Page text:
The idea of the incarnation is a complicated doctrine, but whatever our interpretation of it, Jesus was fully a human being. Jesus was not God walking around in disguise. Jesus has to learn, like any of us, and Jesus had to learn his mission. Being brought up a Jew it is quite probable that up to this point Jesus thought his mission was to the Jews only. This Gentile woman comes along, and he dismisses her – she is not part of his plan.
But then the most startling thing of all happens:
Jesus allows himself to be corrected.
He realises that his mission is not only to the Gentiles, but to all people, this poor woman and her daughter included.
Jesus definition of moral responsibility is expanded to include the foreign woman.
Perhaps Mark recorded this story because it was a turning point. God spoke through this Gentile Woman.
Jesus allows a woman to correct him. The Rabbis of Jesus’ day would never teach a woman, never talk theology to a woman, some would not even look at a woman. Yet here and elsewhere in the Gospels, Jesus teaches and talks, and even allows himself to learn from women. Other Rabbis would never allow a woman to win an argument over them in public, it would be instant disgrace, their ability would be discredited. Yet Jesus knows what is right is more important than what looks right, so he allows himself to learn.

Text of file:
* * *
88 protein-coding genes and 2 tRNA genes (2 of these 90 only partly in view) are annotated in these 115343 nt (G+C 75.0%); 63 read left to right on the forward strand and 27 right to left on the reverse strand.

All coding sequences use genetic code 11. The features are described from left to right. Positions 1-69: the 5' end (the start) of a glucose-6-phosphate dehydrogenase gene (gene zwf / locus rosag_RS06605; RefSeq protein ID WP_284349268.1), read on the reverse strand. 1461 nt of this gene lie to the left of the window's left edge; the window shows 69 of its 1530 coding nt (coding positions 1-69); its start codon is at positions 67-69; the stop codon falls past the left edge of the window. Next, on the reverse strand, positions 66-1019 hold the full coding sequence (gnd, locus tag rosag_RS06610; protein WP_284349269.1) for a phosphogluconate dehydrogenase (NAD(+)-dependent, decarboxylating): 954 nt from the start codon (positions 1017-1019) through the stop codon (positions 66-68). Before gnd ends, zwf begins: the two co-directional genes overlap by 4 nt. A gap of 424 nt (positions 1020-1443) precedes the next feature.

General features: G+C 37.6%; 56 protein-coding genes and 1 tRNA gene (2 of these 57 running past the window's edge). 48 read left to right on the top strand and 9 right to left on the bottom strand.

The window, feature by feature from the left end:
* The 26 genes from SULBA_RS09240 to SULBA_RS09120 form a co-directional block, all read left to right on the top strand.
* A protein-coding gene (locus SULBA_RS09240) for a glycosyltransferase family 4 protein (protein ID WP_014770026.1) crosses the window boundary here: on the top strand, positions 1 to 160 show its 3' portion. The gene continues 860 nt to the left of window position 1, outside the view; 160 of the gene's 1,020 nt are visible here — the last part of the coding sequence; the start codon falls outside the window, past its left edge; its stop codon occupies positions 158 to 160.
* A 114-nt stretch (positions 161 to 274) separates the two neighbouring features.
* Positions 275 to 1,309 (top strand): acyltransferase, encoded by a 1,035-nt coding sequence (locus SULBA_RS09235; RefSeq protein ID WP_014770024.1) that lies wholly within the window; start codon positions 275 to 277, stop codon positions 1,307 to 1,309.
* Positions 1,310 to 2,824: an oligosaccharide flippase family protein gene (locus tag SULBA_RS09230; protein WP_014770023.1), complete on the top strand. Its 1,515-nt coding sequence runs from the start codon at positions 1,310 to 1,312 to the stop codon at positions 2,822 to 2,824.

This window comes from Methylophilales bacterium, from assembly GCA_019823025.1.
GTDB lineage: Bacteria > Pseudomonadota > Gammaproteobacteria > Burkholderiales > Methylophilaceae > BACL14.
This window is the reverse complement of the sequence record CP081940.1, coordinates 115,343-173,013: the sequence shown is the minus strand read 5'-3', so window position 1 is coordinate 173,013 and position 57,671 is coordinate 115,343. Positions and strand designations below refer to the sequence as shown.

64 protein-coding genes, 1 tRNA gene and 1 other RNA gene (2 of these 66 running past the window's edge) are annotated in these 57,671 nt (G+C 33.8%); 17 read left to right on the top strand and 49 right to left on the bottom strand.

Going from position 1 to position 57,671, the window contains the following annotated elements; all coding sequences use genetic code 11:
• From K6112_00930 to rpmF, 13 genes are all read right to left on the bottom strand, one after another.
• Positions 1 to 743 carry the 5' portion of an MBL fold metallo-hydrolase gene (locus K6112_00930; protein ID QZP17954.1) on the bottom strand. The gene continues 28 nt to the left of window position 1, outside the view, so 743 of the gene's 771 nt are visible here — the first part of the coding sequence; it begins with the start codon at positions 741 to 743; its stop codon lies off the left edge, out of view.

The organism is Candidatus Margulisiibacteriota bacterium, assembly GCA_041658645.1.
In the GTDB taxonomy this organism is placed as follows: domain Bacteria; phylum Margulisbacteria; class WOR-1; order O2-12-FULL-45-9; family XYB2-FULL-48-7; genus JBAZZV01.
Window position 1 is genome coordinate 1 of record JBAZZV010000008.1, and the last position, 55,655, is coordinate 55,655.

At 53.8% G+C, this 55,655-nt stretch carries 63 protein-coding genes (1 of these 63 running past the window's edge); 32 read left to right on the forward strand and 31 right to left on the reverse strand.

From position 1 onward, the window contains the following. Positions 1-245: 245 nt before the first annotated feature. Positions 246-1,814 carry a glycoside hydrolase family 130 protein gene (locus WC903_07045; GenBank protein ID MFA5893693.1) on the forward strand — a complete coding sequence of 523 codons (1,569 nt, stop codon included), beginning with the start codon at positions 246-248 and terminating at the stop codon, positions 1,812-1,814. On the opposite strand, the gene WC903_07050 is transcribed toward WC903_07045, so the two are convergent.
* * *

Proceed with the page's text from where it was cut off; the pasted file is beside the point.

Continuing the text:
Perhaps even more shocking is that Jesus allows himself to be corrected by a Gentile! Gentiles were those who were of no religious significance, who were seen as unclean, and in error. But Jesus is open to learning not just from the learned Rabbis in the Temple, where he discussed the Law as a young boy, Jesus is open to hearing from God in all people. Even in those others hated, even in those who would tarnish his image by even speaking to.
We all need to learn from Christ’s humility, and be ready to lean from those we, or others, disdain. And live as Christ lived, a life of love. We need to expand our definition of moral responsibility, it is more important today than ever, as we see those fleeing Syria.
The idea of hospitality is at the heart of Jewish and Christian ethics. The ethics of our Jewish roots are summarised in the two words “remember Egypt” – the Jewish people are called to remember when they were poor slaves, oppressed, exploited, who fled seeking asylum in the Promised Land. Remembering the past we must today care for the poor, oppressed, exploited, those who flee seeking asylum
This week Justin Welby quoted from Leviticus, saying we must “break down barriers, to welcome the stranger and love them as ourselves.”
This is our challenge, in our personal interactions and in our national life.